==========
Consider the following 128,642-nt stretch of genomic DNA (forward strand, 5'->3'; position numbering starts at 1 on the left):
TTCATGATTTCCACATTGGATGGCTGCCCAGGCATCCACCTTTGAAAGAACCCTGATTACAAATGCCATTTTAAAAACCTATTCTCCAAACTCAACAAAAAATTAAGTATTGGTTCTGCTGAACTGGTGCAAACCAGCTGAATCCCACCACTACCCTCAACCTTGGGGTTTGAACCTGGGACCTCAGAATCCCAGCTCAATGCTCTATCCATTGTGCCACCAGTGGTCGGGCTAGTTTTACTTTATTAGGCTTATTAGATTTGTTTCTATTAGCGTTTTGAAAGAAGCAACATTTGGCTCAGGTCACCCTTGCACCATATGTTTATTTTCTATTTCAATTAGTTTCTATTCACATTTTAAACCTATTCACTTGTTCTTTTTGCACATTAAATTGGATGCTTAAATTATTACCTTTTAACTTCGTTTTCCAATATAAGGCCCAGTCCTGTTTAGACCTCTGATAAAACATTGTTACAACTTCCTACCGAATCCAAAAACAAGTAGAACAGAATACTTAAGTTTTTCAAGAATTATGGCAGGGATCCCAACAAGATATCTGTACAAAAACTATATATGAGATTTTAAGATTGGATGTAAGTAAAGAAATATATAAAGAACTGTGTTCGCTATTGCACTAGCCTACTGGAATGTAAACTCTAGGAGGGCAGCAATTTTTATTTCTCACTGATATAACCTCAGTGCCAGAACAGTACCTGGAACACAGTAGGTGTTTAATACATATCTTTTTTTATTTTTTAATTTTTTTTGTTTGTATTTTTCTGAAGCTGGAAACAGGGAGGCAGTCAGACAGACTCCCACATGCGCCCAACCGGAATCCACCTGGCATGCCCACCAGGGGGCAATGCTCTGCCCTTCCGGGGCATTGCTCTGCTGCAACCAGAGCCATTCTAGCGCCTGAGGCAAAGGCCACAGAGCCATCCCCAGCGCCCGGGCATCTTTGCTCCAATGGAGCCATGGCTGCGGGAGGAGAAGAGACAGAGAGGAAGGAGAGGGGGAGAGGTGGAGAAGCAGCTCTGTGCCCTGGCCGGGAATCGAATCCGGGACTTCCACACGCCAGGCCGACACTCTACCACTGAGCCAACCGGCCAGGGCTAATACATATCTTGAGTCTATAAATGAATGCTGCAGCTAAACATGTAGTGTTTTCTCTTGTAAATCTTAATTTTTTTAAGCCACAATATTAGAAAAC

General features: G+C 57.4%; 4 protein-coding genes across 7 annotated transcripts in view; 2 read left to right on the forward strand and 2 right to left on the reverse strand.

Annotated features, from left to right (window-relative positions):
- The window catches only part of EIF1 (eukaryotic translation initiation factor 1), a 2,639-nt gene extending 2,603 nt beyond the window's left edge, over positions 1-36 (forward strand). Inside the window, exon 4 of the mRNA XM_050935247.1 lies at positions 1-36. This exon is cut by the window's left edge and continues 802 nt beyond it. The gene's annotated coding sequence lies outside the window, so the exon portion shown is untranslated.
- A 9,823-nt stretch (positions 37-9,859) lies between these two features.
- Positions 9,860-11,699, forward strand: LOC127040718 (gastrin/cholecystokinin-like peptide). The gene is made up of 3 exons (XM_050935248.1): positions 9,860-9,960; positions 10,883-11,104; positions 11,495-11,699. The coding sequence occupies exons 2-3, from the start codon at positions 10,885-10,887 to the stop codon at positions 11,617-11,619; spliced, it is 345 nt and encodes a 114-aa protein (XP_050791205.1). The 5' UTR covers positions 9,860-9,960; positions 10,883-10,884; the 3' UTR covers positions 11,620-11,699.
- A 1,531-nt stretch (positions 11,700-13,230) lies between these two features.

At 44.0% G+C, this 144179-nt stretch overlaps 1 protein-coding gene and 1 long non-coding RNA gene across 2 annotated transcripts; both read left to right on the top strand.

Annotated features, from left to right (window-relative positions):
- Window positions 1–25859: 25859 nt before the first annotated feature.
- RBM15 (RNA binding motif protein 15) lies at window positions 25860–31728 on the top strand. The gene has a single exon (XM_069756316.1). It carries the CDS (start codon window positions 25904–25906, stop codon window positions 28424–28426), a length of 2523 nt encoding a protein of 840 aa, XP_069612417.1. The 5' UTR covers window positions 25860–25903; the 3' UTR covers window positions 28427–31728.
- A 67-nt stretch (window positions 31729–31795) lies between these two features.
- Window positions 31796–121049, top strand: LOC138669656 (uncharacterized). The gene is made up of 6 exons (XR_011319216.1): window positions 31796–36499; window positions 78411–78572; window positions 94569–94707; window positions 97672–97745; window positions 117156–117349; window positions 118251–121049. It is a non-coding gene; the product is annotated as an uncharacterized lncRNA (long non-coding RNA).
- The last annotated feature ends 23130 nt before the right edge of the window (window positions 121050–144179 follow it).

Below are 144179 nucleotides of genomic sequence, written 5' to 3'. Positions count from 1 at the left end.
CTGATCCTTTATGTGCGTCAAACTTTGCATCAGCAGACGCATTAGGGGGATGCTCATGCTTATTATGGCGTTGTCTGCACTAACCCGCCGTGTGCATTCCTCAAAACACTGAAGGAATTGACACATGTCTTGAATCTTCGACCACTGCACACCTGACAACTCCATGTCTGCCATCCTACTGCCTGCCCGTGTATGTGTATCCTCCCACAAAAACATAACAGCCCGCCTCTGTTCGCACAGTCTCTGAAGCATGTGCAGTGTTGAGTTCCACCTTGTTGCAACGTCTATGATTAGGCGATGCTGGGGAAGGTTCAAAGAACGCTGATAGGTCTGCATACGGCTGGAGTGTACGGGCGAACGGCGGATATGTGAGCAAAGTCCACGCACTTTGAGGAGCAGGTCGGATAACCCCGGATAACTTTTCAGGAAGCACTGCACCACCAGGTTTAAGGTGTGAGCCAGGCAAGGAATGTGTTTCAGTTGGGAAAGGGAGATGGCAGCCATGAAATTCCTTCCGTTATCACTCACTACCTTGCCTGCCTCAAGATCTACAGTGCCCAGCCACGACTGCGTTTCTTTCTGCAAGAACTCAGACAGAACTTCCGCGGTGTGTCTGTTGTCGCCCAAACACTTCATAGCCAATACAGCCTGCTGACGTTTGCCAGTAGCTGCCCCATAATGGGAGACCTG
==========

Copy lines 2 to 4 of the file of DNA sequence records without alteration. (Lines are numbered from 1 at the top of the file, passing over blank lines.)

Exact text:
TTCATGATTTCCACATTGGATGGCTGCCCAGGCATCCACCTTTGAAAGAACCCTGATTACAAATGCCATTTTAAAAACCTATTCTCCAAACTCAACAAAAAATTAAGTATTGGTTCTGCTGAACTGGTGCAAACCAGCTGAATCCCACCACTACCCTCAACCTTGGGGTTTGAACCTGGGACCTCAGAATCCCAGCTCAATGCTCTATCCATTGTGCCACCAGTGGTCGGGCTAGTTTTACTTTATTAGGCTTATTAGATTTGTTTCTATTAGCGTTTTGAAAGAAGCAACATTTGGCTCAGGTCACCCTTGCACCATATGTTTATTTTCTATTTCAATTAGTTTCTATTCACATTTTAAACCTATTCACTTGTTCTTTTTGCACATTAAATTGGATGCTTAAATTATTACCTTTTAACTTCGTTTTCCAATATAAGGCCCAGTCCTGTTTAGACCTCTGATAAAACATTGTTACAACTTCCTACCGAATCCAAAAACAAGTAGAACAGAATACTTAAGTTTTTCAAGAATTATGGCAGGGATCCCAACAAGATATCTGTACAAAAACTATATATGAGATTTTAAGATTGGATGTAAGTAAAGAAATATATAAAGAACTGTGTTCGCTATTGCACTAGCCTACTGGAATGTAAACTCTAGGAGGGCAGCAATTTTTATTTCTCACTGATATAACCTCAGTGCCAGAACAGTACCTGGAACACAGTAGGTGTTTAATACATATCTTTTTTTATTTTTTAATTTTTTTTGTTTGTATTTTTCTGAAGCTGGAAACAGGGAGGCAGTCAGACAGACTCCCACATGCGCCCAACCGGAATCCACCTGGCATGCCCACCAGGGGGCAATGCTCTGCCCTTCCGGGGCATTGCTCTGCTGCAACCAGAGCCATTCTAGCGCCTGAGGCAAAGGCCACAGAGCCATCCCCAGCGCCCGGGCATCTTTGCTCCAATGGAGCCATGGCTGCGGGAGGAGAAGAGACAGAGAGGAAGGAGAGGGGGAGAGGTGGAGAAGCAGCTCTGTGCCCTGGCCGGGAATCGAATCCGGGACTTCCACACGCCAGGCCGACACTCTACCACTGAGCCAACCGGCCAGGGCTAATACATATCTTGAGTCTATAAATGAATGCTGCAGCTAAACATGTAGTGTTTTCTCTTGTAAATCTTAATTTTTTTAAGCCACAATATTAGAAAAC

General features: G+C 57.4%; 4 protein-coding genes across 7 annotated transcripts in view; 2 read left to right on the forward strand and 2 right to left on the reverse strand.

Annotated features, from left to right (window-relative positions):